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How can you prove the uncertainty for position is:

$$\Delta{x} =\sqrt{\langle x^2\rangle-\langle x\rangle^2}$$

$\Delta{x}$, taken to be the root mean square of x.

$$\Delta{x} =\sqrt{\langle \left(x-\langle x\rangle\right)^2\rangle} $$

$$\Delta{x} =\sqrt{\langle \left(x-\langle x\rangle\right) \left(x-\langle{x}\rangle\right)\rangle}$$

$$\Delta{x} =\sqrt{\langle x^2-2x\langle x\rangle +\langle x \rangle^2\rangle}$$

This is the bit which I am not sure about and why I can do it (taking the outer braket and acting it on the inner x values:

$$\Delta{x} =\sqrt{\langle x^2\rangle -2\langle x \rangle \langle x\rangle +\langle x \rangle^2}$$

$$\Delta{x} =\sqrt{\langle x^2\rangle -2\langle x\rangle^2 +\langle x \rangle^2}$$

$$\Delta{x} =\sqrt{\langle x^2\rangle - \langle x \rangle^2}$$

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More on uncertainty: physics.stackexchange.com/q/24178/2451 –  Qmechanic Oct 16 '12 at 23:49
2  
I'm afraid your step is incorrect (the last formula). Expanding $\langle(x-\langle x \rangle)^2\rangle$ you obtain $\langle x^2 -2x \langle x \rangle x - \langle x \rangle^2\rangle$. From here you only need to use that $\langle x \rangle$ is a number and that expectation value is linear. Since this looks like a homework, I won't work it all out for you (important part of the learning process in physics is to calculate things for yourself). But hopefully this is enough of a hint to get you to the right answer. –  SMeznaric Oct 16 '12 at 23:55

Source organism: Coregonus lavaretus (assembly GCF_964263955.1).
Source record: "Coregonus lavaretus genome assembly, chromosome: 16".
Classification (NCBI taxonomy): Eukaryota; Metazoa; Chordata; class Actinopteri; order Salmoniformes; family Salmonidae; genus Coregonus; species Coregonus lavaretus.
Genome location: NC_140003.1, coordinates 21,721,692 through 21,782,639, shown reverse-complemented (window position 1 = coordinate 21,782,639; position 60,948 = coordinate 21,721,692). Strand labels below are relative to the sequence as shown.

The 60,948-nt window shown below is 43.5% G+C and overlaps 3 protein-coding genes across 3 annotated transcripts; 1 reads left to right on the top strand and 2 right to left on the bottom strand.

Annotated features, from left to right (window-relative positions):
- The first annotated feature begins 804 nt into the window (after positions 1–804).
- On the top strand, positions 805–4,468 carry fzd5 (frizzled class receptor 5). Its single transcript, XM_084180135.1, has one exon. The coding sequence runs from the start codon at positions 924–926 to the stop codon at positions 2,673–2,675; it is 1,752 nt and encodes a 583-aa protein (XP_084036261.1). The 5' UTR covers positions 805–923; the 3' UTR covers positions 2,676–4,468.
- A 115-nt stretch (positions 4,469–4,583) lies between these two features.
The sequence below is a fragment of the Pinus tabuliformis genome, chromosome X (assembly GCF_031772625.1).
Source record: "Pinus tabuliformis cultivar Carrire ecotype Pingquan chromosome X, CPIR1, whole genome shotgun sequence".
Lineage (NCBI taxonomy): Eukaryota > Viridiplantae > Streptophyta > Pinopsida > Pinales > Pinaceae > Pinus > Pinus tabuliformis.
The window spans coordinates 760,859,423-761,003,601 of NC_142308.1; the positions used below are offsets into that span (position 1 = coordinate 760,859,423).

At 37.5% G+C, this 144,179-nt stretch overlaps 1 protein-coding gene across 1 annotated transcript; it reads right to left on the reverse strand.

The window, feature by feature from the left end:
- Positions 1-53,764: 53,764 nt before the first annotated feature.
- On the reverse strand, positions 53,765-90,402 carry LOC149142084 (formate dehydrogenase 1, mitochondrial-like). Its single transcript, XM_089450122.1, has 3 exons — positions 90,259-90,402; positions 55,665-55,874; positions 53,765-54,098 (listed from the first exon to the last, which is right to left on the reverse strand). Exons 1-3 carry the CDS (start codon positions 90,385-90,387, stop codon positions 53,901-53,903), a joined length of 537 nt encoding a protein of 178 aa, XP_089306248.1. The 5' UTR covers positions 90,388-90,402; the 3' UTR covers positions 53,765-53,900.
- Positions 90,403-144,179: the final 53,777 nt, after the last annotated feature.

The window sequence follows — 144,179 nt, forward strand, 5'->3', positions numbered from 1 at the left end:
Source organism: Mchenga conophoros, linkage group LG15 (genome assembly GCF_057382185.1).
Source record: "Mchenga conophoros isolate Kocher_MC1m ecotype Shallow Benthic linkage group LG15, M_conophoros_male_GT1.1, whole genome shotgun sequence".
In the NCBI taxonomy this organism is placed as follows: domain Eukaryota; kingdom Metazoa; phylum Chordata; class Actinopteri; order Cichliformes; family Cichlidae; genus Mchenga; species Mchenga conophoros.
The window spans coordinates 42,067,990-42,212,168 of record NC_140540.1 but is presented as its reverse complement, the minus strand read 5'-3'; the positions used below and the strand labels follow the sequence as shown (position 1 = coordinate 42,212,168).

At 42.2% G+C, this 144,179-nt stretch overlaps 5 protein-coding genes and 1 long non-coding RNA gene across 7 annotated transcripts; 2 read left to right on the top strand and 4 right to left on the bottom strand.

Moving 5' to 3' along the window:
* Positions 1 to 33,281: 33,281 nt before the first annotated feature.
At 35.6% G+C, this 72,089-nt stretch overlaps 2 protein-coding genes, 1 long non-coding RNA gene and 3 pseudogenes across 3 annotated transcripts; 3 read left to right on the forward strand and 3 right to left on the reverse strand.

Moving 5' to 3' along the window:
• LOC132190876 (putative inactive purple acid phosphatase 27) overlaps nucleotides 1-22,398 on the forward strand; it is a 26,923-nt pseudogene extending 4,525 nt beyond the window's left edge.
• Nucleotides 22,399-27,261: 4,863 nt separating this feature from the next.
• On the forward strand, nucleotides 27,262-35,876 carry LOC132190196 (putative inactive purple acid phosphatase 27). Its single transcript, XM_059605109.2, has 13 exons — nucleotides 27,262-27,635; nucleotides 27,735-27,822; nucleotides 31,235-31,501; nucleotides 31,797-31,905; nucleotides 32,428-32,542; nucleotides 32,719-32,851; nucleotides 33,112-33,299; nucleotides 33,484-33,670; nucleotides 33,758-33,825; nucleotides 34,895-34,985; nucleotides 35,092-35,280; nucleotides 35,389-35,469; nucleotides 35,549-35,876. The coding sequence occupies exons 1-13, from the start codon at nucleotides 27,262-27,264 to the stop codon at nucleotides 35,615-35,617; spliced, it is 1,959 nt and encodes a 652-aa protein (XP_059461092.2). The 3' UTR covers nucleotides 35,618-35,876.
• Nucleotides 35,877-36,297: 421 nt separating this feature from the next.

@SMeznaric that could be a good answer –  David Z Oct 16 '12 at 23:56
    
You're right, here goes. –  SMeznaric Oct 16 '12 at 23:57
    
By the way, the title of your question seems to be in no relation to the body... –  Fabian Oct 17 '12 at 10:08
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1 Answer 1

I'm afraid your step is incorrect (the last formula). Expanding $\langle(x−\langle x \rangle)^2\rangle$ you obtain $\langle x^2−2x\langle x\rangle + \langle x\rangle^2\rangle$. From here you only need to use that $\langle x\rangle$ is a number and that expectation value is linear. Since this looks like a homework, I won't work it all out for you (important part of the learning process in physics is to calculate things for yourself). But hopefully this is enough of a hint to get you to the right answer.

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yeah sorry, that was a mistake. I will correct that bit. I had done that expansion but it did not make sense to me that it would work. Still doesn't. –  Magpie Oct 17 '12 at 14:12
    
Now that you have the expansion you can use the linearity of the expectation value, i.e. $\langle a \hat{x} + b \hat{y} \rangle = a \langle \hat{x} \rangle + b \langle \hat{y} \rangle$, where I marked the operators with hats and $a,b$ are numbers. In your expression the operators are $x$ and $x^2$, and $\langle x \rangle$ is a number. You are very close to the answer. –  SMeznaric Oct 18 '12 at 15:39
    
Also, as an aside, your last formula is still incorrect. You need $⟨\rangle$ around the value inside the square root, otherwise you are taking the square root of the position operator (not what you want) –  SMeznaric Oct 18 '12 at 17:57
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